After many years of Cotton Incorporated-funded research, gossypol production in cottonseed can be blocked by using modern biotechnology techniques. This has the potential to provide significant quantities of high quality protein for direct human consumption. Ultra-low Gossypol Cottonseed (ULGCS) maintains normal gossypol levels in all of the non-seed plant tissues, where it acts as a defense mechanism against pests and pathogens, but since the seed contains no gossypol, it opens up the possibility of utilizing this massive and valuable resource for use as food and/or feed. This major scientific breakthrough has the potential to turn cottonseed into a food source for millions of people. In developing countries, where protein malnutrition is a widespread problem, many hungry people could benefit greatly from this largely underutilized protein resource. Researchers have been testing ways to use cottonseed protein for human consumption for several decades and some success stories included making a flour for baking from the ULGCS and simply salting and roasting the cottonseed and serving it as a standalone snack. Cotton Incorporated continues to place importance on expanding the range of food products from the cotton plant and will continue to seek ways to incorporate ULGCS into food products.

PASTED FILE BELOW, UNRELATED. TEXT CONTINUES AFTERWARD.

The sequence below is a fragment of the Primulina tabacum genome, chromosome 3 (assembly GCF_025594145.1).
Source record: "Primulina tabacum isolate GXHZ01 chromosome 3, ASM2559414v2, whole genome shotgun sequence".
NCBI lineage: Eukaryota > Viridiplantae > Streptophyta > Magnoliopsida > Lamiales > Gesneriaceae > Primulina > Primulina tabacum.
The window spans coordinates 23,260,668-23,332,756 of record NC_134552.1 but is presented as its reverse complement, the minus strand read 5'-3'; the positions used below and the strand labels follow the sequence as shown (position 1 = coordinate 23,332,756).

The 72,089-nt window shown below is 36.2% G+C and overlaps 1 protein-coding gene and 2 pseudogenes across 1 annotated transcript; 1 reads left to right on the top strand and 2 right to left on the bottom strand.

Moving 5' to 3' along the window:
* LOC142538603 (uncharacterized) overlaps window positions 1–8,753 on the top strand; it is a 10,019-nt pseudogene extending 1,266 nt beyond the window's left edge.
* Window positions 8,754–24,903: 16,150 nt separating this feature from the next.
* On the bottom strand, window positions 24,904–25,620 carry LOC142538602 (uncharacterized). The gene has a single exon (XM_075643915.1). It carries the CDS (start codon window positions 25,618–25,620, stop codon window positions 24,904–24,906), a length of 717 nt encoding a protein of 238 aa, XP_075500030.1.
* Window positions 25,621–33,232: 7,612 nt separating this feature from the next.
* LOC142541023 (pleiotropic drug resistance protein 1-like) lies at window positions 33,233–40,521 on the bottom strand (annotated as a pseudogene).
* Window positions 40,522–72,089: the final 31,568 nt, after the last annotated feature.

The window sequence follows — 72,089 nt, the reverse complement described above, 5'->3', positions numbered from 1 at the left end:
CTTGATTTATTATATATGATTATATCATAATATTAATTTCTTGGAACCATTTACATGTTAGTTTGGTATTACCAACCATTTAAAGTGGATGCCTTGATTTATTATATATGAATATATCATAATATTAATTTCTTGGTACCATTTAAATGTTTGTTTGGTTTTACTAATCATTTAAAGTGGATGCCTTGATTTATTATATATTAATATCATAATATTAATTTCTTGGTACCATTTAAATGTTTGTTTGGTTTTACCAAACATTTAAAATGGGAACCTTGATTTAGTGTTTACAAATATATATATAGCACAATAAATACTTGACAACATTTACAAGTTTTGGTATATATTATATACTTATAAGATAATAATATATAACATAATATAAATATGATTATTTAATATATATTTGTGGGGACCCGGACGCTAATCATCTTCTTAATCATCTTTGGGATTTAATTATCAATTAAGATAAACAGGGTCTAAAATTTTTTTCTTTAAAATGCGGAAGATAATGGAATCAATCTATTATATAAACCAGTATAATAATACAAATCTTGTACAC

economic update

Both New York futures and the A Index moved lower last month. Chinese prices were stable. The nearby July New York futures contract lost about 8 cents/lb over the last month, generally dropping from 93 cents/lb to 85 cents/lb. The level of open interest for the New York December contract surpassed that for the July contract early this week. Over the last month, prices for December futures fell about the same amount as the July contract, dropping from 84 to 77 cents/lb. The A Index decreased five cents/lb, declining from 94 cents/lb to 89 cents/lb and reaching its lowest levels since January. After declining rather steeply in April, the Chinese cotton prices (CC Index) stabilized last month. In international terms, the CC Index held to values near 126 cents/lb. In their June report, the USDA increased world production and consumption estimates for both 2013/14 and 2014/15. Virtually all of the increase to the 2014/15 world production estimate was a result of improved growing conditions in the U.S., with the projection for the U.S. 2014/15 crop rising 500,000 bales (from 14.5 to 15.0 million) and was a result of sorely needed rains that arrived in West Texas in late May. Nonetheless, West Texas remains dry and uncertainty regarding the potential for additional rainfall as the crop develops remains an important issue for the world price outlook.